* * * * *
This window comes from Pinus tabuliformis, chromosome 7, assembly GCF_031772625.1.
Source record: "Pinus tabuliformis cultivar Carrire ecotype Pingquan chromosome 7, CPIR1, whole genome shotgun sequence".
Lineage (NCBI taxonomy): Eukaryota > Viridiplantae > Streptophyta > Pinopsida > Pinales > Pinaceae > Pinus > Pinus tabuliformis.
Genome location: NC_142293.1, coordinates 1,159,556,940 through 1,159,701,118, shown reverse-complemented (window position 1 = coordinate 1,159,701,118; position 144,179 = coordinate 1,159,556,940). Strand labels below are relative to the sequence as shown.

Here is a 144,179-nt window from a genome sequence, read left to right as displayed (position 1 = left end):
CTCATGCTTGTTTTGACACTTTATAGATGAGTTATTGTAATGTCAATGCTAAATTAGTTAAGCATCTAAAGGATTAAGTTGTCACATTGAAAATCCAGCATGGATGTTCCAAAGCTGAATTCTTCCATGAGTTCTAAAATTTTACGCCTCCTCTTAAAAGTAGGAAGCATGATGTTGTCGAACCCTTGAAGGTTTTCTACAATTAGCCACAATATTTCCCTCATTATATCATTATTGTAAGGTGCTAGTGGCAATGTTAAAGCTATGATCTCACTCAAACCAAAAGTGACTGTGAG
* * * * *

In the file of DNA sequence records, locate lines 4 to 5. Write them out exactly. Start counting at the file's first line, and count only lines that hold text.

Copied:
Genome location: NC_142293.1, coordinates 1,159,556,940 through 1,159,701,118, shown reverse-complemented (window position 1 = coordinate 1,159,701,118; position 144,179 = coordinate 1,159,556,940). Strand labels below are relative to the sequence as shown.

Here is a 144,179-nt window from a genome sequence, read left to right as displayed (position 1 = left end):